Jordi Murphy makes the most of Jamie Heaslip’s absence

Leinster head coach Matt O’Connor feels at the age of 22, he has plenty of time to specialise

Leinster’s Jordi Murphy is tackled by Ulster’s Craig Gilroy in Saturday night’s game. Photograph: Billy Stickland/Inpho

Leinster’s Jordi Murphy is tackled by Ulster’s Craig Gilroy in Saturday night’s game. Photograph: Billy Stickland/Inpho


Timing in life is everything. Be it a man’s career or sporting endeavour or in this case both. Jordi Murphy cannot but be aware of the bigger picture looming overhead.

In the same moment Jamie Heaslip is in France discussing his future with Toulon and Montpellier, his understudy is bowling Andrew Trimble and Ricky Andrew out of the way like skittles.

Some try, thanks in part to Luke Fitzgerald’s blossoming skills, but Murphy’s was some performance in general against Ulster on Saturday night. Perfect timing really.

Still only 22, his rise would have been meteoric if not for Heaslip and a succession of hand, ankle and hamstring problems.

The warning signs were seen though. Just over a year ago Leinster bumped him from academy to development and further glimpses of his ferocity ensured a senior provincial contract was eventually offered and signed.

He looks every inch a number eight, as Rhys Ruddock does a blindside and Dominic Ryan an openside. It’s the Leinster succession strategy evolving before our eyes.

‘At the base’
“He’d be the first to tell you he’s a bit of work to do at the base,” said the wily Matt O’Connor. “I thought we had dominance at the scrum and probably didn’t get enough pay out of that relative to the last 20 minutes of the game, with Jack (McGrath) and Mike (Ross) on there.”

That’s a clever public utterance from any boss; highlight the flaws that separate protégée from finished article like Heaslip. Keep him ravenous.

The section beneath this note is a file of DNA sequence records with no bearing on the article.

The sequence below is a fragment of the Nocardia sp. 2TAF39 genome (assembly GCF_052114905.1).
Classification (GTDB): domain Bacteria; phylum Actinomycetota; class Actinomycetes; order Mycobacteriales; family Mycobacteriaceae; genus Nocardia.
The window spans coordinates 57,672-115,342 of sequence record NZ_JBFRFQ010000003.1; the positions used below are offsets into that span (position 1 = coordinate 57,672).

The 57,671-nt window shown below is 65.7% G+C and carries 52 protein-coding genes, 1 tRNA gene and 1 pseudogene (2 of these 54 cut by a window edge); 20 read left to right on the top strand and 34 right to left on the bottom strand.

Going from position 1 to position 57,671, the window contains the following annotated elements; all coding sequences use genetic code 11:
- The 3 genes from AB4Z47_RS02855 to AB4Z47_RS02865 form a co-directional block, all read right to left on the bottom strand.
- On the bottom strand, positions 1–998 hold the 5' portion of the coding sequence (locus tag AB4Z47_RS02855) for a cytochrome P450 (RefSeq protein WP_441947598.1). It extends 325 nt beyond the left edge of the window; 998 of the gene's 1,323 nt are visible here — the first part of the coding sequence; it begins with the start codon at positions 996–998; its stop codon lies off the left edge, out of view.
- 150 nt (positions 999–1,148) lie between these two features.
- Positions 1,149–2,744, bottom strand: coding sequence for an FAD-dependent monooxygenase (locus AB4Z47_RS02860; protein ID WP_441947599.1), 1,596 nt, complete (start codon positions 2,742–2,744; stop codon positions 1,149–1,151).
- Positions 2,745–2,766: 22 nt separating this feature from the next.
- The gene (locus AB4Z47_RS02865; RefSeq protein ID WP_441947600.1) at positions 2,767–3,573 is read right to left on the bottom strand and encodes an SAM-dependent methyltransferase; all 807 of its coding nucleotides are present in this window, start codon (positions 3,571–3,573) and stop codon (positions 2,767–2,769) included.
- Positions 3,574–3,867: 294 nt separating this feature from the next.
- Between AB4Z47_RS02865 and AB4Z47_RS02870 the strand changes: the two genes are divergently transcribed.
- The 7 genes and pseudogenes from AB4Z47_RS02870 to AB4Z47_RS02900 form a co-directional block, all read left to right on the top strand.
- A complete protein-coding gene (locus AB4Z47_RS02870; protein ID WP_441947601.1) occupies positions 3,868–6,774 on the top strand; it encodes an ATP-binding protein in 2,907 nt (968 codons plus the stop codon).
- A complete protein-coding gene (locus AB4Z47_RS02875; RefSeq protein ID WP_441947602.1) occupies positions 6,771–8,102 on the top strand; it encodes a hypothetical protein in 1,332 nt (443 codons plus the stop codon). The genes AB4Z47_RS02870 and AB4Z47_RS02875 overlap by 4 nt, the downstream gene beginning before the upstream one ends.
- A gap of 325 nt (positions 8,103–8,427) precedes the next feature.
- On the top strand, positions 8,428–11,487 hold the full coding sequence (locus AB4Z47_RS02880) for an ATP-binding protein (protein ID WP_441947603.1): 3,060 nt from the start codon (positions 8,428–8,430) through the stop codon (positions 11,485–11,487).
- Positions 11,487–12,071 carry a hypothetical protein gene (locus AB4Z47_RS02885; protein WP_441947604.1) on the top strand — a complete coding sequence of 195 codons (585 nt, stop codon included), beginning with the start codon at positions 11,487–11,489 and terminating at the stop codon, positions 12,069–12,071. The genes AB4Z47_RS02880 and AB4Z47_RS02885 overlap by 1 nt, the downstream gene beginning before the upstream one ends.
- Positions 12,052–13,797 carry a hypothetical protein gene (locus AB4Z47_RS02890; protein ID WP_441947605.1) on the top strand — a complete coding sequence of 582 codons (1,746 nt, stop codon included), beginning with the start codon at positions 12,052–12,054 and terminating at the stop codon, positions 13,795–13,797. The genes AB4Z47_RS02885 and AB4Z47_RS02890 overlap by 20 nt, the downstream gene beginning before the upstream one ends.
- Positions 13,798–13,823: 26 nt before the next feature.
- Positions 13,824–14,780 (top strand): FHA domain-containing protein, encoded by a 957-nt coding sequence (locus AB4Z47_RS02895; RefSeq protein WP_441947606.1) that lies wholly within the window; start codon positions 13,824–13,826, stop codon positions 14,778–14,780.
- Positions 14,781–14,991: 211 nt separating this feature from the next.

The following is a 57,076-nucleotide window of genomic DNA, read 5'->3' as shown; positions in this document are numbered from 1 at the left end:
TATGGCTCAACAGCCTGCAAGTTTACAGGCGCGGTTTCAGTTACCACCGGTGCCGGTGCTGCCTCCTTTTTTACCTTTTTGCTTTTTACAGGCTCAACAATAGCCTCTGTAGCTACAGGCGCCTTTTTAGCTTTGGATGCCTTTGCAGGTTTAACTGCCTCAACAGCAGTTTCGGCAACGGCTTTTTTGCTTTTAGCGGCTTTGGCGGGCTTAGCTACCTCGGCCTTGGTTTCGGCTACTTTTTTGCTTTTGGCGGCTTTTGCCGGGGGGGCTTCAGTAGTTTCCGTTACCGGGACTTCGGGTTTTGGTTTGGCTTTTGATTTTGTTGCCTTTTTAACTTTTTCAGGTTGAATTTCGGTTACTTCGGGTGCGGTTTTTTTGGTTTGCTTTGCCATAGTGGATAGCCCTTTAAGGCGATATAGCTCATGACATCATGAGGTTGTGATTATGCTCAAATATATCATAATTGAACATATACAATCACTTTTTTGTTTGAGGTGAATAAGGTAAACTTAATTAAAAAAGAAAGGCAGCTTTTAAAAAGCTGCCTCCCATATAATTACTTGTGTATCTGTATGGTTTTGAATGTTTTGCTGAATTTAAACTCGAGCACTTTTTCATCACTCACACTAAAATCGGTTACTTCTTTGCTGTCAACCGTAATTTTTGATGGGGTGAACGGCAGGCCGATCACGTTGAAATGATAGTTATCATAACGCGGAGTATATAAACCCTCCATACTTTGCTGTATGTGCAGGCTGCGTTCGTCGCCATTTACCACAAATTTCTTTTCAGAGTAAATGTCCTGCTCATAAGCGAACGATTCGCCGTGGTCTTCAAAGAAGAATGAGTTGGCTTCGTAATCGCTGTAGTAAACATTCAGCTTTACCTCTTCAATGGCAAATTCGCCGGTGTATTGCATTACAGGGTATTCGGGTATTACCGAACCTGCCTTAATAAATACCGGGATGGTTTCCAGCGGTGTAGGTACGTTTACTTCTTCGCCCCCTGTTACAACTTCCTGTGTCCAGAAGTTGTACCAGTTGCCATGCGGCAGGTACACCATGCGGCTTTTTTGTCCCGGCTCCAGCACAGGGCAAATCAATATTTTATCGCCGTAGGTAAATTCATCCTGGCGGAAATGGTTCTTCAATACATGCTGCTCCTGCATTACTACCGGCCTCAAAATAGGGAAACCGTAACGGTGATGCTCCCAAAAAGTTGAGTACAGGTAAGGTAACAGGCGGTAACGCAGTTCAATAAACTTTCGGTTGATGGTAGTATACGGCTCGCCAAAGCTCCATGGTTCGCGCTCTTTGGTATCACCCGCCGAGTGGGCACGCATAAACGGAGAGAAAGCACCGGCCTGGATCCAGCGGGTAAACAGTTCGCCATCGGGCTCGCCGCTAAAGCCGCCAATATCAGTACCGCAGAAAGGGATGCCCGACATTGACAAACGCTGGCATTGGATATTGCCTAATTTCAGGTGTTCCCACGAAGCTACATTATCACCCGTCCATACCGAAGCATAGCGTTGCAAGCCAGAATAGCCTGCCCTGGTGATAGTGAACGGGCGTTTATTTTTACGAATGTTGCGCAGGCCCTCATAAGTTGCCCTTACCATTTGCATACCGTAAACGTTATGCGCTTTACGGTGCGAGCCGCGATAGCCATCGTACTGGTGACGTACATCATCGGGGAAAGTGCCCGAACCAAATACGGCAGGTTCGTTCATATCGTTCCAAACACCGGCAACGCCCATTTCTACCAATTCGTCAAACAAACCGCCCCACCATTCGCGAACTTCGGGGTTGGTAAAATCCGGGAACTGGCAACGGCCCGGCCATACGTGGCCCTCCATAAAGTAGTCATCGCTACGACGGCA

“He’s a good player. At 22 there is plenty of time for him to specialise. His versatility is very helpful to us.”

Murphy first appeared as a brilliant openside flanker in the 2008 Blackrock side that lost to Clongowes Wood. The following year he was captain and outstanding performer in the best schools team seen in Ireland since 1996.

What is apparent from recent performances and particularly Saturday night is that Murphy, much like Jonathan Sexton’s departure gave Ian Madigan his moment to thrive, would profit the most from Heaslip opting to taste Top 14 cuisine.

‘Healthy competition’
“To be honest I haven’t been thinking about that,” said Murphy. “I just look week to week and try to play as well as I can. There is good healthy competition. We obviously wouldn’t want to lose a player of Jamie’s ability at this club. Whoever gets the chance to play plays and does their best.”

Still, patience must be a virtue when scrambling for air in the Leinster backrow pool. “It’s just about grafting hard. You can’t complain. If you complain you are not thinking about the task at hand. Obviously some of the Irish lads have been rested in the last week and it has been a chance for the younger lads to step up,” said Murphy.

“But I don’t think we are inexperienced any more. Between myself Rhys, Dippy and a few of the younger lads coming through we got dozens of caps under our belts.

“There are a few Lions players in our backrow which is brilliant for competition.

“I wouldn’t call it frustrating. When you get a chance you take your chance. If you keep playing well they are going to have to pick you week in week out.”

So, Ryan is a seven, Ruddock a blindside and you’re a number eight now, right?

“I’ll play wherever you play me.”